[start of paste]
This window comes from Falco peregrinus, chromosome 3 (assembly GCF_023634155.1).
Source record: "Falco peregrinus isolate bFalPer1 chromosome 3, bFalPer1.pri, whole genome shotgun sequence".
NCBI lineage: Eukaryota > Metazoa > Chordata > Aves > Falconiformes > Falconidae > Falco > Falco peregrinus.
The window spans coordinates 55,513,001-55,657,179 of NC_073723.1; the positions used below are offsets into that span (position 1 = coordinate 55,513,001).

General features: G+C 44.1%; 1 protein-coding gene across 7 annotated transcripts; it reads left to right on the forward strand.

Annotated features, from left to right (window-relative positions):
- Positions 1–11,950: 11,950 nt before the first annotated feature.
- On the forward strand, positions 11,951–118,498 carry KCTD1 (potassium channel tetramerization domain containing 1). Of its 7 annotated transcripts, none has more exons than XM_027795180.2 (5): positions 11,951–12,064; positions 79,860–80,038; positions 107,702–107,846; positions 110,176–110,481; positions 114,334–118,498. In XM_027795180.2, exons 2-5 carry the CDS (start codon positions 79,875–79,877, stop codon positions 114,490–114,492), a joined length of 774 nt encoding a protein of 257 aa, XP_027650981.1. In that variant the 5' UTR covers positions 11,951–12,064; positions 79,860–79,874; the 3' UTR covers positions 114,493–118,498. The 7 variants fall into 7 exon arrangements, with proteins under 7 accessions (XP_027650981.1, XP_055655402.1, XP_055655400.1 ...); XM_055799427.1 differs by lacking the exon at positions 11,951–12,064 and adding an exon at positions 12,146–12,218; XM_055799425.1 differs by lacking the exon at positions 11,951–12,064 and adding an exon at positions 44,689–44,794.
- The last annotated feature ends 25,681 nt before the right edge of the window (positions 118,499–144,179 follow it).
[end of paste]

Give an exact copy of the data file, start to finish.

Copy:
This window comes from Falco peregrinus, chromosome 3 (assembly GCF_023634155.1).
Source record: "Falco peregrinus isolate bFalPer1 chromosome 3, bFalPer1.pri, whole genome shotgun sequence".
NCBI lineage: Eukaryota > Metazoa > Chordata > Aves > Falconiformes > Falconidae > Falco > Falco peregrinus.
The window spans coordinates 55,513,001-55,657,179 of NC_073723.1; the positions used below are offsets into that span (position 1 = coordinate 55,513,001).

General features: G+C 44.1%; 1 protein-coding gene across 7 annotated transcripts; it reads left to right on the forward strand.

Annotated features, from left to right (window-relative positions):
- Positions 1–11,950: 11,950 nt before the first annotated feature.
- On the forward strand, positions 11,951–118,498 carry KCTD1 (potassium channel tetramerization domain containing 1). Of its 7 annotated transcripts, none has more exons than XM_027795180.2 (5): positions 11,951–12,064; positions 79,860–80,038; positions 107,702–107,846; positions 110,176–110,481; positions 114,334–118,498. In XM_027795180.2, exons 2-5 carry the CDS (start codon positions 79,875–79,877, stop codon positions 114,490–114,492), a joined length of 774 nt encoding a protein of 257 aa, XP_027650981.1. In that variant the 5' UTR covers positions 11,951–12,064; positions 79,860–79,874; the 3' UTR covers positions 114,493–118,498. The 7 variants fall into 7 exon arrangements, with proteins under 7 accessions (XP_027650981.1, XP_055655402.1, XP_055655400.1 ...); XM_055799427.1 differs by lacking the exon at positions 11,951–12,064 and adding an exon at positions 12,146–12,218; XM_055799425.1 differs by lacking the exon at positions 11,951–12,064 and adding an exon at positions 44,689–44,794.
- The last annotated feature ends 25,681 nt before the right edge of the window (positions 118,499–144,179 follow it).